One of the technologies that I have been following for a few years is the Polywell fusion reactor, first proposed by Philo T Farnsworth and recently ressurrected by the late Dr Robert Bussard.
I am delighted to report therefore, via the IEC Fusion Technology blog, that the machine appears to be coming along pretty well.
Alan Boyle has a new report on the goings on in New Mexico at EMC2 Fusion Labs.Emc2 Fusion's Richard Nebel can't say yet whether his team's garage-shop plasma experiment will lead to cheap, abundant fusion power. But he can say that after months of tweaking, the WB-7 device "runs like a top" - and he's hoping to get definitive answers about a technology that has tantalized grass-roots fusion fans for years.
Dr Nebel has been rather quiet lately in the usual forum he frequents, so this update is very welcome to all us grass-roots fusion fans."We're kind of a combination of high tech and Home Depot, because a lot of this stuff we make ourselves," Nebel told me today. "We're operating out of a glorified garage, but it's appropriate for what we're doing."
The Emc2 team has been ramping up its tests over the past few months, with the aim of using WB-7 to verify Bussard's WB-6 results. Today, Nebel said he's confident that the answers will be forthcoming, one way or the other.
"We're fully operational and we're getting data," Nebel said. "The machine runs like a top. You can just sit there and take data all afternoon."
Now compare "We're operating out of a glorified garage..." with ITER's 30% cost over run so far.
ITER is, of course, the tokamac style fusion reactor that a number of countries (including the EU) have agreed to fund.
On November 21, 2006, the seven participants formally agreed to fund the project. The program is anticipated to last for 30 years—10 for construction, and 20 of operation—and cost approximately US$ 9.3 billion, which would make it one of the most expensive modern technoscientific megaprojects. It will be based in Cadarache, France. It is technically ready to start construction and the first plasma operation is expected in 2016.
Those who have been paying attention at The Kitchen will remember that the WB7 Polywell reactor achieved first plasma back in January of this year. When one looks at the cost of ITER, it is also worth remembering what the EMC2 Corporation are estimating in terms of costs.
Fusion R&D Phase 1—Validate and review WB-6 results:
1.5–2 years / $3-5M
Fusion R&D Phase 2—Design, build and test full scale 100 MW Fusion System:
5 years / $200M
Successful Phase 2 marks the end of fossil fuels
If the Polywell model works—and it does seem to be bowling along nicely or, as Dr Nebel put it, "The machine runs like a top"—then we have a real possility of being able to generate cheap, clean power for the forseeable future. It will be nothing less than a revolution.
There certainly seems to be little hope as far as the ITER is concerned, as Power and Control blog puts it.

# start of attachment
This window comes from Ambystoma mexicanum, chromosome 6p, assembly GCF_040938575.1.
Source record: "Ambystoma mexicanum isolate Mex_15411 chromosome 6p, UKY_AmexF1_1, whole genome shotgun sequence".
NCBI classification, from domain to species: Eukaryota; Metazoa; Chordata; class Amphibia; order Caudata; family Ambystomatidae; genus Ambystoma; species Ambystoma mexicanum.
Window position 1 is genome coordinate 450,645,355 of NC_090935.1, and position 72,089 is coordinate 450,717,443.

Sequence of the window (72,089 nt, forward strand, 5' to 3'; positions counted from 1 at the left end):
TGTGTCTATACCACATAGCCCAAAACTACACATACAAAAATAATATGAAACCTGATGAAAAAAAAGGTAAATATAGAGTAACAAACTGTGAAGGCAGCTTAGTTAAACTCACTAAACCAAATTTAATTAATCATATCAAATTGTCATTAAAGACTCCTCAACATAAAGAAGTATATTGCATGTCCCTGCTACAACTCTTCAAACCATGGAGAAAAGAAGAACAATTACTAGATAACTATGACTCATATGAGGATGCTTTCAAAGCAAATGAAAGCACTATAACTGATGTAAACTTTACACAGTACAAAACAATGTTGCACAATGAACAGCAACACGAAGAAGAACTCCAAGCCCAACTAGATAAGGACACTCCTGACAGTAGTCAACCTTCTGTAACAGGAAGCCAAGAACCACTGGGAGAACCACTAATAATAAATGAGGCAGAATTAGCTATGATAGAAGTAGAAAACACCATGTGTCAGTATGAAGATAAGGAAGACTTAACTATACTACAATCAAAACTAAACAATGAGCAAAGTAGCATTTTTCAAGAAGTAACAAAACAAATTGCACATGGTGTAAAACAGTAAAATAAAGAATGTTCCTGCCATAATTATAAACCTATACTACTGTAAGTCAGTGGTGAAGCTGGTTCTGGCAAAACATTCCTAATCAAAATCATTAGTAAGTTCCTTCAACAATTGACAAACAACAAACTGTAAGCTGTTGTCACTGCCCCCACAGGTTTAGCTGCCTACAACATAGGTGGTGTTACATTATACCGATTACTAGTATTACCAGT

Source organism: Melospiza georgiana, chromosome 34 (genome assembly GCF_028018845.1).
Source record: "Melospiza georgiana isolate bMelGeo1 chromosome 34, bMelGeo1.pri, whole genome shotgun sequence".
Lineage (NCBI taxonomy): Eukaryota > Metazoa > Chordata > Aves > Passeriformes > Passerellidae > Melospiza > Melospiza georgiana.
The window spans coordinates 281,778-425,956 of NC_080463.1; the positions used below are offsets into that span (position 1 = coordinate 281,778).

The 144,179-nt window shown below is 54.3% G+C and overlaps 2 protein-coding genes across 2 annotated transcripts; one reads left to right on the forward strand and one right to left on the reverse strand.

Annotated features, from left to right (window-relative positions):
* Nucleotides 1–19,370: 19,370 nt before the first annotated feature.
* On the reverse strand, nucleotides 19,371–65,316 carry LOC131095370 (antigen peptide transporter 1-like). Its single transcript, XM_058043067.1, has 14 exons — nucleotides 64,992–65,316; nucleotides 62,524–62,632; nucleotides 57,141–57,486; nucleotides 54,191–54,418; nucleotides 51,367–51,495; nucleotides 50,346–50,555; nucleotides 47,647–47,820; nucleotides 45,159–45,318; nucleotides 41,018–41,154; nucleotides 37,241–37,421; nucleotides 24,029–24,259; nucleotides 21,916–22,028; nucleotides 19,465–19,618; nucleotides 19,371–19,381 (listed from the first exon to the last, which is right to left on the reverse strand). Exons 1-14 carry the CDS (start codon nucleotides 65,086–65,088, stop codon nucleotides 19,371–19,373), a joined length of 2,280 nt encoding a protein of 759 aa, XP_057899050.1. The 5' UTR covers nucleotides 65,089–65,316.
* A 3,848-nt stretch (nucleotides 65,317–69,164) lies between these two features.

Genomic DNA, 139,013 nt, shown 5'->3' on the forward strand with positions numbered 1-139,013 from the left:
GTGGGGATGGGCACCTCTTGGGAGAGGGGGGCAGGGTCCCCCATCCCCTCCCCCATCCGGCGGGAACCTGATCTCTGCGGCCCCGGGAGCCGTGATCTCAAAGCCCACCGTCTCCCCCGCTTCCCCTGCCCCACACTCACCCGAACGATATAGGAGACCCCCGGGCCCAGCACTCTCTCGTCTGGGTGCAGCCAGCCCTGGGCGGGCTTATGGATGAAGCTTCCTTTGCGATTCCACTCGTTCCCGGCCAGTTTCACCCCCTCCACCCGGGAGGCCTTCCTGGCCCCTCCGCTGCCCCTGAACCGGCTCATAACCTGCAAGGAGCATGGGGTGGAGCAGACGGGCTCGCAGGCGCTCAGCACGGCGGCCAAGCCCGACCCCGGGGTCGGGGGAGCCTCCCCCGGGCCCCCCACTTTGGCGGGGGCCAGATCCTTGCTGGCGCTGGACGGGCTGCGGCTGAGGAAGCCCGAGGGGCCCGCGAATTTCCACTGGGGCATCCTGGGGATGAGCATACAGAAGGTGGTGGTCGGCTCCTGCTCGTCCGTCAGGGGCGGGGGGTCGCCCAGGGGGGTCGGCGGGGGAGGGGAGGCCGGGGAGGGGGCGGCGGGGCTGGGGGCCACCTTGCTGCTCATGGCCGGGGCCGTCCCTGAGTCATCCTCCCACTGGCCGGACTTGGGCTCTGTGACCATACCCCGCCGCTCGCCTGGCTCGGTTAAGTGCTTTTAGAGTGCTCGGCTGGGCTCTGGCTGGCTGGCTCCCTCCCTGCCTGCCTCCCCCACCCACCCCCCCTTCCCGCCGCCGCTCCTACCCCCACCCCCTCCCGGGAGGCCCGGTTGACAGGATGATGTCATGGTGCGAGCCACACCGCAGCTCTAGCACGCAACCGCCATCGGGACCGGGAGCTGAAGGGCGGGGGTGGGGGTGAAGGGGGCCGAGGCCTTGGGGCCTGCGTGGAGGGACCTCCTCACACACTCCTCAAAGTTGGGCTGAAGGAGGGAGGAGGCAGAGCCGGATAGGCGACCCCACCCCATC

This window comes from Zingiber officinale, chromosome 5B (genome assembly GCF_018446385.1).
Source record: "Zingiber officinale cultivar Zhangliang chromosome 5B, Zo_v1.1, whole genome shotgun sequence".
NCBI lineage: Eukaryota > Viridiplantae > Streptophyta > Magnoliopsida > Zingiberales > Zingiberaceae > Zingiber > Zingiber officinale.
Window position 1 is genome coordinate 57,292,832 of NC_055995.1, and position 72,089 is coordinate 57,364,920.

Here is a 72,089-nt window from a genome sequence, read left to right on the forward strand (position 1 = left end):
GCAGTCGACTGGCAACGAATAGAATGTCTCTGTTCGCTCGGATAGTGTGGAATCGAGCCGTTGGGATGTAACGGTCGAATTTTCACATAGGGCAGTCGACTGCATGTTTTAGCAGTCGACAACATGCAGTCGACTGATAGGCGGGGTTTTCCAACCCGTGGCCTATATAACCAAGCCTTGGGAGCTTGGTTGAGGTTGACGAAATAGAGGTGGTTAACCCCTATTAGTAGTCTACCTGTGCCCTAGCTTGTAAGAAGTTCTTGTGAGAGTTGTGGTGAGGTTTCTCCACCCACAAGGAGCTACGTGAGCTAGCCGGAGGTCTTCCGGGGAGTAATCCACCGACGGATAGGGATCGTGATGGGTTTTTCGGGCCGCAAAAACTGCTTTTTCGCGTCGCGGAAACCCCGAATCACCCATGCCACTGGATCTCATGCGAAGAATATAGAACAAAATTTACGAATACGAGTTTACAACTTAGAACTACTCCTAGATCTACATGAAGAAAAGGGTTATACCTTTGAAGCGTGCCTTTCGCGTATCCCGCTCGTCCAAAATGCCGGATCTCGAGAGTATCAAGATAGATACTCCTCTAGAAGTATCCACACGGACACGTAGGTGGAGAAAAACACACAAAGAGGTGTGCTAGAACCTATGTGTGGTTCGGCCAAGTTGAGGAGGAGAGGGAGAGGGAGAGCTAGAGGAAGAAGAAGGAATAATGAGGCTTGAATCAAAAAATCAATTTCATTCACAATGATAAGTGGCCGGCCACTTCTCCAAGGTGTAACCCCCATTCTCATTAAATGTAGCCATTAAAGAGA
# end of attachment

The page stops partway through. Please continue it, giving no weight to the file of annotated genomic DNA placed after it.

Let me see if I can guess a little about the problems. This phrase "coordinating between the participant nations" particularly stood out. Usually what that means in government speak is lavish parties disguised as conferences at exotic destinations.
And the redesign? Some of the problems were known for twenty years. They were only addressed after the initial design was completed. First you sell the sizzle. Then, when the customer has bought in, you advise that the steak will cost extra.
I hinted at this in my piece The Secret Of The Tokamak.Here is the dirty little tokamak secret—"The last one didn't work, shows no promise of working, and new difficulties have been encountered. I have a plan. We will make the next one 3X bigger." For 40 years.
Eventually the marks wise up.
The US cut ITER out of the Federal Budget earlier this year. Maybe it was not just a move by Congress to PO Bush. Maybe it had something to do with Congress actually paying attention to the real experts.
Hmmm, so the US marks seem to have wised up: have our politicians done the same? Have they fuck.
I have heard rumors that Congress is interested in the Bussard Fusion Reactor. If it works out (Bussard Fusion Reactor Funded) ITER (a tokamak design) would be a waste. Or as Plasma Physicist Dr. Nicholas Krall said, "We spent $15 billion dollars studying tokamaks and what we learned about them is that they are no damn good."
I think the problem with the Euros is that they are slow learners. Stephen Dean nails it at the end of the piece quoted above:Dean anticipates that the new budget will ultimately be approved. “This thing has gotten a life of its own—it’s almost irrelevant how much it costs or what it’s for.”
At least it is on their dime. Mostly.
Strangely, that quote reminds me of another EU technical endeavour: the Galileo satellite system which is also completely pointless, massively expensive and will be utterly superannuated by the time that it is completed. Oh, and like ITER, Galileo is part-funded by the cuddly People's Republic of China.
Meanwhile, the Polywell fusion reactor has been funded by the US Navy for some years now, a fact that is rumoured to be not entirely unconnected with the awesome power needed to fire an effective rail gun of a type not unadjacent to the one fired by the US Navy in February this year.
Anyway, let us hope that the Polywell does work out; I shall continue to follow its progress with a great deal of interest. And, if you have a few grand to spare, you could even have a go at starting a fusion programme in your home town...